SEC waits to tackle the CEO-worker pay gap

Companies balk at complying with provision of Dodd-Frank requiring disclosure of median employee income.

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In light of Oxfam’s study on inequality that found the top 1 percent of earners will have about half of the world’s wealth by this time next year, pressure has increased for corporations to be forthcoming about their CEO-worker income ration.

Companies have been balking at complying with provision of Dodd-Frank requiring disclosure of median employee income.

Oregon Business examined how this breakdown affects businesses in the Beaver State in its January issue:

“We’ve seen that high pay disparities inside a company can really hurt employee morale and productivity,” says Jonas Kron, the Portland-based director of shareholder advocacy for the socially responsible investment firm Trillium Asset Management. “If your assets as a company feel resentful walking out the door every day, then they’re not putting their all into their work.”

In one of the comments filed with the SEC, Raymond Link, CFO of Hillsboro-based FEI, urged the commission to exclude foreign workers from the ratio calculation. About 70% of the company’s approximately 2,600 employees are based outside the United States, with large contingents of skilled workers in the Czech Republic and the Netherlands. Given differences from country to country in standard benefit packages, costs of living and even currency values, Link estimated that computing a multinational median wage would necessitate more than 1,000 hours and $250,000 initially, and over 500 hours and $100,000 annually after that.

Link also pushed the SEC to let companies simply pull workers’ wages from W-2s instead of employing the labor-intensive method used in calculating executives’ compensation for SEC filings. In an interview with Oregon Business, the CFO explains that the latter method requires companies to account for projected compensation like as-yet-unearned bonuses and as-yet-unexercised stock options. “To do that same calculation for every employee, even just in the U.S., would be extremely burdensome,” he says.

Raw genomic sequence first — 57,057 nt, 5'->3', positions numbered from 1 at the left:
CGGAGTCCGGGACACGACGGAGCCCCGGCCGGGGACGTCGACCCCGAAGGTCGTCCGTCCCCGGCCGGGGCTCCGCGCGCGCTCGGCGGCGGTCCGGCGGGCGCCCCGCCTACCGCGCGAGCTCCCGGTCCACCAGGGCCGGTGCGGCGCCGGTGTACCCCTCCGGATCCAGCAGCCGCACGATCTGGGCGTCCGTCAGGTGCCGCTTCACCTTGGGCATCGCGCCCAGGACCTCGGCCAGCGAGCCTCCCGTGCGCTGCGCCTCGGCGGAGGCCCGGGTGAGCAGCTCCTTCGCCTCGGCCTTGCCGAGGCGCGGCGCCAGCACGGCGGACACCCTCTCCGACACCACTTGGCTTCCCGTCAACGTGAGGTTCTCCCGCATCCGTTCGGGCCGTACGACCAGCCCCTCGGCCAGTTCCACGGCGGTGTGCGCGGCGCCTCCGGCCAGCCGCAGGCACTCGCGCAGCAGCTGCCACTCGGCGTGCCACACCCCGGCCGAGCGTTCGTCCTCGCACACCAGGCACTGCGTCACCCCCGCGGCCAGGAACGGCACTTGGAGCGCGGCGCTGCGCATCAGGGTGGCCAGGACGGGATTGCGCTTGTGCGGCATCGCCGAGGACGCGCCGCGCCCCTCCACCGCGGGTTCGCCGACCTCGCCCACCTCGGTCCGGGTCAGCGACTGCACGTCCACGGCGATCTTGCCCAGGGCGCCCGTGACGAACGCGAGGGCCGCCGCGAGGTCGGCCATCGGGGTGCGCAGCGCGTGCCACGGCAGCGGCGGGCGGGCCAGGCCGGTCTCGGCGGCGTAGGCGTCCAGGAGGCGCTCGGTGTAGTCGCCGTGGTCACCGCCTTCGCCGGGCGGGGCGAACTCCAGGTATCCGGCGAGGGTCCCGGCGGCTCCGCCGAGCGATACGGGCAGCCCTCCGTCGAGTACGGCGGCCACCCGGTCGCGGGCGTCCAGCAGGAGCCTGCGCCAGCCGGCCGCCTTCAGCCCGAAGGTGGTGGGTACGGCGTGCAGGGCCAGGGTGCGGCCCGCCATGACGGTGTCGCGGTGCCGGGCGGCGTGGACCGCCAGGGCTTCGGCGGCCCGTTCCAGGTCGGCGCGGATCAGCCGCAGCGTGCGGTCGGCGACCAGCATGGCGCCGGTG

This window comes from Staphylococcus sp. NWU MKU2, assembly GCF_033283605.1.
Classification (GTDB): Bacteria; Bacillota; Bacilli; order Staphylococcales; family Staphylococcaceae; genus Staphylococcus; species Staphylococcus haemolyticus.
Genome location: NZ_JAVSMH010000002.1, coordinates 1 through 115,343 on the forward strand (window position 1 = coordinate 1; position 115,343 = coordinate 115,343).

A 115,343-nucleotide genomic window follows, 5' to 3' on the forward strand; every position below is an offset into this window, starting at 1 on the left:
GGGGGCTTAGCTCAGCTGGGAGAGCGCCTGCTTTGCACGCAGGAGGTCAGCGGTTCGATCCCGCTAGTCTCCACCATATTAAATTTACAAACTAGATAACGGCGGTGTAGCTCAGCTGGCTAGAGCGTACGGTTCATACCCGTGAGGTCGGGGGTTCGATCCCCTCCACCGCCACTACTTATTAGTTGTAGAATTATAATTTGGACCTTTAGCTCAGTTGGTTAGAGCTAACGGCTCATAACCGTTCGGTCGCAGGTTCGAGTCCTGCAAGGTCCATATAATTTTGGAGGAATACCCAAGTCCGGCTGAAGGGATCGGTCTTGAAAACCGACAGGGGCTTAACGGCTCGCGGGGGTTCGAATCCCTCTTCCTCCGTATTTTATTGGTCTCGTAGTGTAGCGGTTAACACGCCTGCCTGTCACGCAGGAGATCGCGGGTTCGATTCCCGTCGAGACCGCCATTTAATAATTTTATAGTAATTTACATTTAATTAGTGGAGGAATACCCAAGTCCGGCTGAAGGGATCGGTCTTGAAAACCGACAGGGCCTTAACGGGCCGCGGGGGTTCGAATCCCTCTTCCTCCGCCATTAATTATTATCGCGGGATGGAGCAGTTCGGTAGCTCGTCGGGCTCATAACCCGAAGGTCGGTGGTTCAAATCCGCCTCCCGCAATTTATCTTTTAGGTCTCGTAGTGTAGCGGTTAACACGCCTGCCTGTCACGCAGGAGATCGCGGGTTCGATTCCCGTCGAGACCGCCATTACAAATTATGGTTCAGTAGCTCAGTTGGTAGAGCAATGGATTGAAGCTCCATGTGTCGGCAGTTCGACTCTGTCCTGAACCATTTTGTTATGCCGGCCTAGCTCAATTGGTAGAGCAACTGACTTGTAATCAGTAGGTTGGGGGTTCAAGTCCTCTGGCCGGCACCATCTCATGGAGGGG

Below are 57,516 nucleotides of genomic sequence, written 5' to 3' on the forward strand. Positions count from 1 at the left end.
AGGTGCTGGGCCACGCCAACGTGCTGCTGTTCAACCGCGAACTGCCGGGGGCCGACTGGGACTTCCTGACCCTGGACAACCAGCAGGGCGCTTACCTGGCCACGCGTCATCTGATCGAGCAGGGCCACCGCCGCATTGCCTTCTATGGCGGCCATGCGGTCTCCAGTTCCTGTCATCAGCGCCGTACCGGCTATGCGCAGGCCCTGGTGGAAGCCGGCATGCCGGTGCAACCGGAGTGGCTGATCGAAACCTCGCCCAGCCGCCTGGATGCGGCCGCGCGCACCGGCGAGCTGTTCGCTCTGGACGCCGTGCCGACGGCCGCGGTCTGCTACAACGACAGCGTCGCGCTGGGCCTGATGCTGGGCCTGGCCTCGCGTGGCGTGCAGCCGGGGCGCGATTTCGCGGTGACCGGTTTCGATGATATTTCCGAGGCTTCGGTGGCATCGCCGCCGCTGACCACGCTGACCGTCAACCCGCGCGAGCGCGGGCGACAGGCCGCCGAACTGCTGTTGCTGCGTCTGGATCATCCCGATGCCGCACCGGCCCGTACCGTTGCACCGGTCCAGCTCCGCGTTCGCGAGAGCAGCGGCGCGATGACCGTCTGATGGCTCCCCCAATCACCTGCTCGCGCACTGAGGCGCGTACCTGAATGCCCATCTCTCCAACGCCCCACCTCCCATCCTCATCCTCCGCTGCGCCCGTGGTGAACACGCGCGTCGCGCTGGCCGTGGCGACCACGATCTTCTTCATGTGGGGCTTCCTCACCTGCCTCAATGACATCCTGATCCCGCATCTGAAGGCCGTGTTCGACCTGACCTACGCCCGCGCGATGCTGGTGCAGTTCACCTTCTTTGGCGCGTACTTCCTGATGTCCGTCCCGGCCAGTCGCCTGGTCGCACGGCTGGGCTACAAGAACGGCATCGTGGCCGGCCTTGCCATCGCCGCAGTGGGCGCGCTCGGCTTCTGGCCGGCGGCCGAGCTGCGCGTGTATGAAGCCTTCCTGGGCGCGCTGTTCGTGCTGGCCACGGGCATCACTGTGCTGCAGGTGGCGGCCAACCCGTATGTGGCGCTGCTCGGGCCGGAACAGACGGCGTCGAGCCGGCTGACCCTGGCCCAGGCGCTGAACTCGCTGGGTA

On Tuesday, the New York Times reported on the SEC’s failure in enacting the rule. The story asked how difficult it is for corporations to evaluate the disparity to comply with the provision:

In truth, it’s harder than you might imagine. The S.E.C. estimates companies will spend some $73 million annually to calculate their figures and comply with the law. The U.S. Chamber of Commerce, the main business lobbying group in Washington, claims it will cost 10 times that, more than $700 million annually. The Center on Executive Compensation, a policy group and lobbying organization for business on pay issues, says the cost will be $186 million.

Whatever the true costs of the calculations, the challenge is that most multinational companies have various payroll systems around the world. Thus, it’s not easy to just press a few buttons on a calculator to figure out the median pay of a company’s workers.